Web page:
Russian forces stepped up their attack on Ukraine’s Donetsk region on July 3, bombarding the key city of Sloviansk after claiming earlier in the day that they had taken all of the territory in neighboring Luhansk region.
Sloviansk Mayor Vadim Lyakh reported in a Facebook post that his city had been hit by “bombardments from multiple rocket launchers…the heaviest in a long time”.
“There are 15 fires. Many dead and injured,” he added.
After failing to take the capital, Kyiv, Russia revised its military focus on eastern Ukraine with the aim of capturing the Donbass, made up of Luhansk and Donetsk regions.
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Sloviansk, which had a population of about 107,000 before the war, has long been at the center of Moscow’s territorial ambitions in the Donetsk region. He was captured by Russian-backed separatists in April 2014, but recaptured by Ukrainian forces three months later.
Parts of the Luhansk and Donetsk regions have been under the control of pro-Russian separatists since 2014, when Russia also invaded and annexed Ukraine’s Crimean peninsula, a move not recognized by the rest of the world.
Early on July 3, Russian Defense Minister Sergei Shoigu reported to President Vladimir Putin that the Russian army had taken all territory in Ukraine’s Lugansk region, the Russian Defense Ministry said, according to TASS.
Russian state media quoted Defense Ministry spokesman Igor Konashenkov as saying, “Russian troops… are fighting inside Lysychansk, completing the defeat of the encircled enemy.
Late on July 3, the Ukrainian military command acknowledged that its forces had withdrawn from Lysychansk, saying they had decided to withdraw.
Faced with the “multiple advantages of the Russian occupation troops in artillery, aviation, multiple rocket launcher systems, ammunition and personnel, the continued defense of the city would lead to fatal consequences”.
“In order to save the lives of the Ukrainian defenders, it was decided to withdraw,” he said.
Ukrainian President Volodymyr Zelenskiy, in his nightly national address, also confirmed the withdrawal from Lysychansk but vowed that his forces would eventually return to the territory.
“If the commanders of our army withdraw people from certain points of the front, where the enemy has the greatest advantage in firepower, and this also applies to Lysychansk, this means only one thing: that we will return thanks to our tactics, thanks to the increased supply of modern weapons,” he said.
Russian troops have bombarded Lysychansk with rocket and missile attacks for the past few days, and the latest fighting comes a week after the fall of its sister city, Syevyerodonetsk, just across the Siverskiy Donets river. This city had been reduced to rubble by Russian forces before the takeover.
Also on July 3, the governor of Russia’s Belgorod region, which borders Ukraine near the city of Kharkiv, said at least three people had been killed and many buildings damaged overnight in the regional capital in what a senior Russian lawmaker called “a direct act of aggression.” from Ukraine.
In a July 3 Telegram message, Governor Vyacheslav Gladkov reported numerous explosions in Belgorod, a city of some 400,000 people about 40 kilometers north of the border with Ukraine. He said at least 11 apartment buildings and 39 single-family homes were damaged or destroyed in the incident overnight.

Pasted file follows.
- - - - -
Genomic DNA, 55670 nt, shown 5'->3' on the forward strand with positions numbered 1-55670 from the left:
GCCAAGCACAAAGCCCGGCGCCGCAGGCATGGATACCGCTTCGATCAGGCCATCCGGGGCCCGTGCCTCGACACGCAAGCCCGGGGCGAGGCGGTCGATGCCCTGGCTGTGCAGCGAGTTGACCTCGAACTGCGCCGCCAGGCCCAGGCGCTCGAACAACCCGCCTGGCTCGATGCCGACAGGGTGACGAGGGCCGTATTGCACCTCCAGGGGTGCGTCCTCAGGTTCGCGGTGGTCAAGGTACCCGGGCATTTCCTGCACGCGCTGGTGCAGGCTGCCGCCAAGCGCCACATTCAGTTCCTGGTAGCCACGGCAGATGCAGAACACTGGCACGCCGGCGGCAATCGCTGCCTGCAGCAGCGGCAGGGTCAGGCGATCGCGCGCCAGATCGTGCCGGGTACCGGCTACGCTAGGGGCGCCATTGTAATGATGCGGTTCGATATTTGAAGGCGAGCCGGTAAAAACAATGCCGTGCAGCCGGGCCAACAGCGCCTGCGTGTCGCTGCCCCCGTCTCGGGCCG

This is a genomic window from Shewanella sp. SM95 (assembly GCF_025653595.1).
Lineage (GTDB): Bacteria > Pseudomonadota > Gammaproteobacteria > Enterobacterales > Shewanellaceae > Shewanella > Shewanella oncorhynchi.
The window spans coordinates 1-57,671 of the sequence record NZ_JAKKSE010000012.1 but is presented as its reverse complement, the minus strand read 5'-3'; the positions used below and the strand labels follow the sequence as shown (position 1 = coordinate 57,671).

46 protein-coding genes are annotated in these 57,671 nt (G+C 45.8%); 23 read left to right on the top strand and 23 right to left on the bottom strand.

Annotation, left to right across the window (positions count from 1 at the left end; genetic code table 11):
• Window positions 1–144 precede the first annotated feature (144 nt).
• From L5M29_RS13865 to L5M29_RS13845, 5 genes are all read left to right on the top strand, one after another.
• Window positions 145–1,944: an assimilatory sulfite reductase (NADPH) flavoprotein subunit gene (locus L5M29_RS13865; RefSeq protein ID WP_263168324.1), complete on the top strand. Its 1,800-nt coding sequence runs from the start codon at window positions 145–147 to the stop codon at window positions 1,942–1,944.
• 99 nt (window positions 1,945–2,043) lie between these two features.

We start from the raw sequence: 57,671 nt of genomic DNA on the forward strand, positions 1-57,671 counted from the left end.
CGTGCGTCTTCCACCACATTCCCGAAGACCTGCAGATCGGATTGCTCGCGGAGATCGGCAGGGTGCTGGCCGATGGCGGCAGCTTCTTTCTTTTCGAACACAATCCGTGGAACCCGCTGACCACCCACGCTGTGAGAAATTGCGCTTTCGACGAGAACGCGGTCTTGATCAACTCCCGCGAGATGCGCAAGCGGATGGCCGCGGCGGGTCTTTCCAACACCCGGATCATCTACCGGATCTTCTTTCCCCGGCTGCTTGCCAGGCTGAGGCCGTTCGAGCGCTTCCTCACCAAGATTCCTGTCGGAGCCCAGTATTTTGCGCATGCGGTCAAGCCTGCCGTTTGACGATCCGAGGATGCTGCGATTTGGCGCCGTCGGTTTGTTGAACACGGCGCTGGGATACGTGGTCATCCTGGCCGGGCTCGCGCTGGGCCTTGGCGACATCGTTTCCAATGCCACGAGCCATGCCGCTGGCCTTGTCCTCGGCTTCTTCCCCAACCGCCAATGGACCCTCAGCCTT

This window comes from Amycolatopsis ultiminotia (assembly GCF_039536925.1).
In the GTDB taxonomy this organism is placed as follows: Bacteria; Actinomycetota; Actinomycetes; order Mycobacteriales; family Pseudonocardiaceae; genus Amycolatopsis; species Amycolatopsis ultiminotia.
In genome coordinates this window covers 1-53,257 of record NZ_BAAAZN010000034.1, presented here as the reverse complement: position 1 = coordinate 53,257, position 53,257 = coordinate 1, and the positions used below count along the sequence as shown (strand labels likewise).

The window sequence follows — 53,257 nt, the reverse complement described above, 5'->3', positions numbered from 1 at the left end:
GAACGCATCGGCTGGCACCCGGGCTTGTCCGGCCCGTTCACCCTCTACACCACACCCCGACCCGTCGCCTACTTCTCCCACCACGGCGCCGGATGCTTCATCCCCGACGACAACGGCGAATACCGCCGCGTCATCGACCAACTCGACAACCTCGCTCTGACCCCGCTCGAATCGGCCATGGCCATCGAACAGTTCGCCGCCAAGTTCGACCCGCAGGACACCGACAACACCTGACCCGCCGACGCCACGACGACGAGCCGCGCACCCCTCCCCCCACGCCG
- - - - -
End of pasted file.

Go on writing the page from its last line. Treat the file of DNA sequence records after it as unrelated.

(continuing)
At least four people, including a 10-year-old child, were injured, Gladkov said.
Russian Federation Council lawmaker Andrei Klishas directly blamed Ukraine for the alleged incident.
“The death of civilians and the destruction of civilian infrastructure in Belgorod is a direct act of aggression by Ukraine and requires the harshest response, including military,” Klishas wrote on Telegram.
The claims by Russian officials could not be independently verified and Ukraine made no immediate response. Videos published on social media supposed to show explosions and fires in the city.
On the same day, the governor of the neighboring Russian region of Kursk, which also borders Ukraine, wrote on Telegram that “our air defenses shot down two Ukrainian Strizh drones” during the night, adding that there was no had casualties in the incident. Unverifiable video posted on social media purporting to show a large plume of smoke near the city of Kursk.
Numerous fires and explosions have been reported in Belgorod and other areas since Russia invaded Ukraine in February, but Kyiv has not claimed any of them.
Belgorod’s report comes as the Russian military has stepped up missile attacks across Ukraine. Thousands of Ukrainian civilians have been killed and millions displaced since the war began, although Russian officials have denied targeting civilians.
On July 3, Ukraine claimed to have carried out dozens of missile strikes against a Russian military base in the occupied city of Melitopol in southern Ukraine. Melitopol Mayor Ivan Fedorov posted on Telegram from Ukrainian-held territory that the base had been “decommissioned”. He added that partisan action derailed a Russian military train carrying munitions outside Melitopol on July 2.
Russian media quoted a Russian-appointed local occupation official as saying that two missile strikes were recorded in the city overnight and there were no casualties.